Tim Kuefler, founder of arts-and-culture channel Timotheories interviewed me a couple of months ago and the magical work of editing is now complete. Our hour and a half conversation has been boiled down to its 30-minute essence and uploaded for your enjoyment.
I wrote Wherever You Are (the first version, at least) around 2007 in the early days of a church I was helping plant. We were a group of hip zealous young people and world-wizened elders wanting to change the world. Or at least the Church. Or at least our selves. I think we succeeded in that last part.
I was confused, coming unmoored from the constraints of my fundamentalist evangelical upbringing. It felt like a drift and I wondered if I would be OK. How far could I wander and still come home? But then I thought heard a Voice call from somewhere out in the fog.
My whole life I have tried to understand what was going on with my mom. Sometimes I did understand. Most times, still, I do not.
But this post is not actually about my mother's mental illness. It's about mine.
Two years ago I started taking medication for Anxiety and Obsessive Compulsive Disorder. I was terrified to see the doctor. I was afraid to even entertain medication. Driving into the parking lot that morning was a big accomplishment. I recall the details clearly.
I've been home now for less than 24 hours. Half that, and most of it spent soaking up sleep. In this short time, the complicated beauty of belonging has unfurled itself like a blooming rose. Or a venus flytrap.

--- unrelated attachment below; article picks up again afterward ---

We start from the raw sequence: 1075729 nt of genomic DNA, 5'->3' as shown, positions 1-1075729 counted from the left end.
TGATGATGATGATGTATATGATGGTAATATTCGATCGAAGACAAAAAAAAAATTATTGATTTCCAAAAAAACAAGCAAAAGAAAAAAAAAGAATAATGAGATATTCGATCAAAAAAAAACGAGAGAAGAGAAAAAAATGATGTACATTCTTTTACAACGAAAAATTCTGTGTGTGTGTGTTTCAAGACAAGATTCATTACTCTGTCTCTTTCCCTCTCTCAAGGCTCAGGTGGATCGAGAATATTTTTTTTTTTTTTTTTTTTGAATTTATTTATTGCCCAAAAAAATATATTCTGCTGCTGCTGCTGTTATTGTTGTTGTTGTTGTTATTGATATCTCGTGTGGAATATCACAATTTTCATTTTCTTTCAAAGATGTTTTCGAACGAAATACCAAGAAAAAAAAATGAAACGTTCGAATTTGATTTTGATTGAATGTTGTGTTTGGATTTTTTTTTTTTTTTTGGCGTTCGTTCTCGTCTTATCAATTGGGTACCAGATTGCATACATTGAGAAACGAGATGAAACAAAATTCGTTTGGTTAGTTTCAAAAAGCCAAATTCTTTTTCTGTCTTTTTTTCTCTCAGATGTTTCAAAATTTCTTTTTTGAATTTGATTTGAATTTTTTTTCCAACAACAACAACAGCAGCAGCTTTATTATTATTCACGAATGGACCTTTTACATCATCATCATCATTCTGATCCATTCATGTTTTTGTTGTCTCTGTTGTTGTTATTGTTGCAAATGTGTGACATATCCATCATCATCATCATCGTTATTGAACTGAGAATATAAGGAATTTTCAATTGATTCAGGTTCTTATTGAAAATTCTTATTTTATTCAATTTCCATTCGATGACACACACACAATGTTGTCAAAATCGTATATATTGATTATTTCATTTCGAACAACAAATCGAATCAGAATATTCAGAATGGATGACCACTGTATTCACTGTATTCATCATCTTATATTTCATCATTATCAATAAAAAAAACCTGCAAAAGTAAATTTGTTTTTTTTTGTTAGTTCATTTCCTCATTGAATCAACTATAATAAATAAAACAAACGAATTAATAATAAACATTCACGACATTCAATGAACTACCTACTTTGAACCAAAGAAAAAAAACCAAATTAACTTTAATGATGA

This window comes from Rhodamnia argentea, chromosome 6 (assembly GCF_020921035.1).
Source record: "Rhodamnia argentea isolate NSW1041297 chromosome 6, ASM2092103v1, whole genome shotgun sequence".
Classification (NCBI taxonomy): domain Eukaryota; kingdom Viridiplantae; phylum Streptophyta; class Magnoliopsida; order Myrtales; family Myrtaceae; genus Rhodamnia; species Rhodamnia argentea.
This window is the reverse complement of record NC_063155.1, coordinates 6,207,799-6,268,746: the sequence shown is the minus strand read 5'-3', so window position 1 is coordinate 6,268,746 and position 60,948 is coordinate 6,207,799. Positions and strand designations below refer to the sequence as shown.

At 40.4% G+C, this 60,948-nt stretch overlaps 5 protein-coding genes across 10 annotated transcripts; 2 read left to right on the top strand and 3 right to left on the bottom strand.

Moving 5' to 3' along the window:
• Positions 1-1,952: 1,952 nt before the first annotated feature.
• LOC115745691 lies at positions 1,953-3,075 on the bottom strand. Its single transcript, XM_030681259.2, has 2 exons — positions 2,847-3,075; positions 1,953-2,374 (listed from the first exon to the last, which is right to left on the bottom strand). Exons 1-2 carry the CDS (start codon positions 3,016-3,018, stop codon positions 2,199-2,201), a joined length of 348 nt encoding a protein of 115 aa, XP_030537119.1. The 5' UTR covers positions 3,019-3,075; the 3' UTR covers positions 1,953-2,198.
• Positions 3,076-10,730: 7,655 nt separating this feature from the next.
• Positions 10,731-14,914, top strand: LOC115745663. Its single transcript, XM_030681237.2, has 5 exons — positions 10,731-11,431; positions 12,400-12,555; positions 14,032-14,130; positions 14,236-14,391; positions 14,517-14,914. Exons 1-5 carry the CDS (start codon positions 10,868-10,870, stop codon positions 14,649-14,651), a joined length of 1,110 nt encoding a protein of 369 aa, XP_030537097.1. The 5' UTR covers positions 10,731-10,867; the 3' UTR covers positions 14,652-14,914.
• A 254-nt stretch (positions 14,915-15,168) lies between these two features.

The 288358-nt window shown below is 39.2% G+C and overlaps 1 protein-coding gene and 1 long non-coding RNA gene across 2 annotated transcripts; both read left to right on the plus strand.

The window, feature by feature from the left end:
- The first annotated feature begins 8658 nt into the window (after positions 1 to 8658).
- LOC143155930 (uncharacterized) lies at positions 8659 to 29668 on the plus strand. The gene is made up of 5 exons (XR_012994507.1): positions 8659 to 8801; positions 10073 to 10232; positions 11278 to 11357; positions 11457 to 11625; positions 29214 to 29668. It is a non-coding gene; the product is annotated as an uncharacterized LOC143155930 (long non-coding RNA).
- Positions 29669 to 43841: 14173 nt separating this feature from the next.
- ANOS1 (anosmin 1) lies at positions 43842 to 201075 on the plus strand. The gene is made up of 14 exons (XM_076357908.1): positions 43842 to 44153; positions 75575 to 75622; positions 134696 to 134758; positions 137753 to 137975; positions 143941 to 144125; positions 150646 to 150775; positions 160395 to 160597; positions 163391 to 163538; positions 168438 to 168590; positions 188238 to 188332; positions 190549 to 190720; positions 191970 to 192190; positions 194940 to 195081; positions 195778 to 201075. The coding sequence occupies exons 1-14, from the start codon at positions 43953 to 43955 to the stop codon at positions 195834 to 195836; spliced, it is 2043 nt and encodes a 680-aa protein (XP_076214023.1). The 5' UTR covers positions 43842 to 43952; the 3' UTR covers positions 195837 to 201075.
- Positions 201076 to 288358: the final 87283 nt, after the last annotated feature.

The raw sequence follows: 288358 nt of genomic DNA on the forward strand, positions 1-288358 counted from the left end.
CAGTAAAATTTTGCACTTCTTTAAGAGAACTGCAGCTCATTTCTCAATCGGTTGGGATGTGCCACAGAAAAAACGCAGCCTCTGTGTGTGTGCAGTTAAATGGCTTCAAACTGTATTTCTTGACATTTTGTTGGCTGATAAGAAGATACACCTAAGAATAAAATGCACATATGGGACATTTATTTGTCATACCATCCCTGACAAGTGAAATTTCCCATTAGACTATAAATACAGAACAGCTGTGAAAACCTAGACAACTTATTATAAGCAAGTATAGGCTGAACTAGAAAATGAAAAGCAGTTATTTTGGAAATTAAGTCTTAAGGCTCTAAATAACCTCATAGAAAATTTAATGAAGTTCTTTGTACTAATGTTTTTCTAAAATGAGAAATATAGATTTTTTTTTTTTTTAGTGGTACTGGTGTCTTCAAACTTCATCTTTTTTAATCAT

Already, I have sensed the transference of a psychic weight that comes to any who dares proclaim themselves a parent. It came in sighs and knowing glances, and it came quickly. Which is fair. This is expected. This is heavy.
Near the end of this month, I'll be embarking on yet another new adventure. I am co-leading an arts and faith retreat with Julie and Sam Drew at King's Fold Retreat Centre.
I've never been to King's Fold, but I hear it is gorgeous. Serene. Pristine. From the photos and video I've seen, I believe the rumours to be true.
I’m sitting across from Rev. Travis Enright at the Popular Bakery. At this favourite community haunt, we are reviewing last Sunday’s Sacred Space gathering at St.Faith’s, led by The Bleeding Heart. And we are eating some of the city’s best sandwiches.
I have the sandwich Travis wishes he ordered. I offer to trade half of my sandwich. Now I am enjoying variety. Half house special, half ciabatta. This fusion is my best-case scenario, and it’s not a bad metaphor for last Sunday’s event.
When denominations dance, it can be clumsy. We can step all over each others’ feet. We can stumble and fall. But if the music is just right, and we know who is leading at each moment, the dance can be beautiful. A miracle, even. But it takes listening, sensing and responding.
Read the full review at BleedingHeartSpace.ca